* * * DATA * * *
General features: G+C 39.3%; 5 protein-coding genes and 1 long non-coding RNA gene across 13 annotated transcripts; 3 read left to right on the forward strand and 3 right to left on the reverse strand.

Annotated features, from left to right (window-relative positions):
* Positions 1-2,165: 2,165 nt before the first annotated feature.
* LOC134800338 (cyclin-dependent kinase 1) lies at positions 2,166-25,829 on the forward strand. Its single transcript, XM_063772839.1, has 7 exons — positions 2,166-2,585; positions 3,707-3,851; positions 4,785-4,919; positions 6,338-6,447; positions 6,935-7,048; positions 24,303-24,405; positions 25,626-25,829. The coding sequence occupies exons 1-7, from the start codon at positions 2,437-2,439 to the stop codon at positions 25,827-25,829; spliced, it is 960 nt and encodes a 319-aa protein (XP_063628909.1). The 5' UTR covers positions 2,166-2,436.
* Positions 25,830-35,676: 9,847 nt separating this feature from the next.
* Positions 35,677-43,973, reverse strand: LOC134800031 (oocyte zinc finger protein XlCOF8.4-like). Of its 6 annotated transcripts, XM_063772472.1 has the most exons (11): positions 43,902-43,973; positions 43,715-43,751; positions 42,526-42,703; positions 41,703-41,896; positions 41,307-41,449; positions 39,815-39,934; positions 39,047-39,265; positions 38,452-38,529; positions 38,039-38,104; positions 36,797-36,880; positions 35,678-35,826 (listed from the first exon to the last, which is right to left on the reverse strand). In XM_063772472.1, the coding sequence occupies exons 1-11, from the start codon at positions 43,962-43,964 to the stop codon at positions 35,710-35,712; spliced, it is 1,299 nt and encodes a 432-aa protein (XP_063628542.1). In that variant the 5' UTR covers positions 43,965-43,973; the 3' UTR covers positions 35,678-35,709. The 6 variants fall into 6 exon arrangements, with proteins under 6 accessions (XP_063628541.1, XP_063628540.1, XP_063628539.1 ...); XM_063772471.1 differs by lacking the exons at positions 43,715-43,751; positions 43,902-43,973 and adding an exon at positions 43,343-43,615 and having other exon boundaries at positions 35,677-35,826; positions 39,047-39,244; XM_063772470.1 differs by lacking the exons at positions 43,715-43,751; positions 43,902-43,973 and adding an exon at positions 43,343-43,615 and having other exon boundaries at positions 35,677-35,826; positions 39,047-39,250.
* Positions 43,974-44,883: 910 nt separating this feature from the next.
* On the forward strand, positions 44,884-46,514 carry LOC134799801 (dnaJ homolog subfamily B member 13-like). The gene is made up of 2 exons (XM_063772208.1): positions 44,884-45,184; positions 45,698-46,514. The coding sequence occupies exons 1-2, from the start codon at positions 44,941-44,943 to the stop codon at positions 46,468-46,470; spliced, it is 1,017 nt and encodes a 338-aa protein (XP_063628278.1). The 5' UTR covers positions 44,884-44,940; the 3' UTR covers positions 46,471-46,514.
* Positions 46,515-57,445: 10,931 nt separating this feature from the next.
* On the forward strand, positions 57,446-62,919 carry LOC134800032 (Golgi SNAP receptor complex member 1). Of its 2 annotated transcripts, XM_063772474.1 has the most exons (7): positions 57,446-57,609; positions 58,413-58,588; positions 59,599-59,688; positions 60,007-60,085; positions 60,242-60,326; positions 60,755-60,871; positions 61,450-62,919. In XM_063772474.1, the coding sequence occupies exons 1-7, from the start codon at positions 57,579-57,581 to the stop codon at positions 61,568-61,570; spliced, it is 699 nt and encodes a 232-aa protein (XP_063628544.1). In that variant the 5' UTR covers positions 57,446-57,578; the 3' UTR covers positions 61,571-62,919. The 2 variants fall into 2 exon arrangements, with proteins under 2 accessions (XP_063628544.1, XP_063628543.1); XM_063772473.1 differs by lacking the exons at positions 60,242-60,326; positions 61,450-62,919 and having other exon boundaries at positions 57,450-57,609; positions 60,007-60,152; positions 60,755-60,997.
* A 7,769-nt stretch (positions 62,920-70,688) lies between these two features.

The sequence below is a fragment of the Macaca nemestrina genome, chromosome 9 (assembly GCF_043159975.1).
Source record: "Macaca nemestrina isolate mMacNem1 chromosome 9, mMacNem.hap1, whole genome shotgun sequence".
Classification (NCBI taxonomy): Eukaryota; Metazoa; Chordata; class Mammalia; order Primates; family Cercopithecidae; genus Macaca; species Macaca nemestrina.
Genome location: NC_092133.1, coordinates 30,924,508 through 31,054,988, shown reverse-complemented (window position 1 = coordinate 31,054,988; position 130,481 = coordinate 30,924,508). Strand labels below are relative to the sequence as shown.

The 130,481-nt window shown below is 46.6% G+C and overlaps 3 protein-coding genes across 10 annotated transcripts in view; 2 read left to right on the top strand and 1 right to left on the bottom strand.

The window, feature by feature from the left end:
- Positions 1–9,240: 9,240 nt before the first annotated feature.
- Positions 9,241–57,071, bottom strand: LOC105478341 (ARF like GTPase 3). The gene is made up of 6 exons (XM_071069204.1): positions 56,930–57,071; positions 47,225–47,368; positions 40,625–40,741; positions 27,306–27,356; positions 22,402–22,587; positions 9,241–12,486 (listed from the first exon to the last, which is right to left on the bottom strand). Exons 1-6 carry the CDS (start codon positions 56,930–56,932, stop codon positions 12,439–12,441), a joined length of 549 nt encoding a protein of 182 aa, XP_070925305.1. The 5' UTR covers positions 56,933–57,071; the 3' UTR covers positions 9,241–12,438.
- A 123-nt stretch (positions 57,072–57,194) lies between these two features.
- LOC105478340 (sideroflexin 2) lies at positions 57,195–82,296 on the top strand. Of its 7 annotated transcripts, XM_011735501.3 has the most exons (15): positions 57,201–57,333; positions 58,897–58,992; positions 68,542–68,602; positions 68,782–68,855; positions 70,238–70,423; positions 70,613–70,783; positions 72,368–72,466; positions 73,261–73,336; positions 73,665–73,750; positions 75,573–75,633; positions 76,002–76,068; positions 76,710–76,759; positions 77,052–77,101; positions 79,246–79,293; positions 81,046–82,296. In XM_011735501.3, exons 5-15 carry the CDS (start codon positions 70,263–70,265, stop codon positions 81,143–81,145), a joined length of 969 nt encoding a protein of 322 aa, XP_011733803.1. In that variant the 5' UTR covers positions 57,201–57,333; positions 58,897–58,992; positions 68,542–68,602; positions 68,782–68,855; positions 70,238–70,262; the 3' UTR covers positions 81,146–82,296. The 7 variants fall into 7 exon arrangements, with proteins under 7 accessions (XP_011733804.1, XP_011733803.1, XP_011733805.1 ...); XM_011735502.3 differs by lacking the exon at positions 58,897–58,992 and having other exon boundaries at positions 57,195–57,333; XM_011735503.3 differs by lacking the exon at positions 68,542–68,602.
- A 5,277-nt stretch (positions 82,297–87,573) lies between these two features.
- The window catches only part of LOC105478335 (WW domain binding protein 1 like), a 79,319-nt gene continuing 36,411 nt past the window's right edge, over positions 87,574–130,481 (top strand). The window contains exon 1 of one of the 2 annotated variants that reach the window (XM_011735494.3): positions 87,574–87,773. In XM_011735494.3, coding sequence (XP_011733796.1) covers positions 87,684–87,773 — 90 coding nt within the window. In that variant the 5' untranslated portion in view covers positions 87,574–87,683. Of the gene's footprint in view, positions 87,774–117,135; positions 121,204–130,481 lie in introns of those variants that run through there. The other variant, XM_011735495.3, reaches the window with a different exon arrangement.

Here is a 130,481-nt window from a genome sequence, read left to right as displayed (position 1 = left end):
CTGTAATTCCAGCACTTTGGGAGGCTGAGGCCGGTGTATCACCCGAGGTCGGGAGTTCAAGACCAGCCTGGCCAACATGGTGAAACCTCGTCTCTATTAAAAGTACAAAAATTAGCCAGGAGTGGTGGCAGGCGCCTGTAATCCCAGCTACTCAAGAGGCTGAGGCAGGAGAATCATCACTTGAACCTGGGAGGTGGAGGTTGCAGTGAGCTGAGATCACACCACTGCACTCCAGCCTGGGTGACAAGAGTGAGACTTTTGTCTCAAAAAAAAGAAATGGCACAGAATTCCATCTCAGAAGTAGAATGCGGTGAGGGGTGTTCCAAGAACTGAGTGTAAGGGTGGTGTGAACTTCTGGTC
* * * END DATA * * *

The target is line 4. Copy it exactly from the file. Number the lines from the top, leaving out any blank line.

* LOC134800338 (cyclin-dependent kinase 1) lies at positions 2,166-25,829 on the forward strand. Its single transcript, XM_063772839.1, has 7 exons — positions 2,166-2,585; positions 3,707-3,851; positions 4,785-4,919; positions 6,338-6,447; positions 6,935-7,048; positions 24,303-24,405; positions 25,626-25,829. The coding sequence occupies exons 1-7, from the start codon at positions 2,437-2,439 to the stop codon at positions 25,827-25,829; spliced, it is 960 nt and encodes a 319-aa protein (XP_063628909.1). The 5' UTR covers positions 2,166-2,436.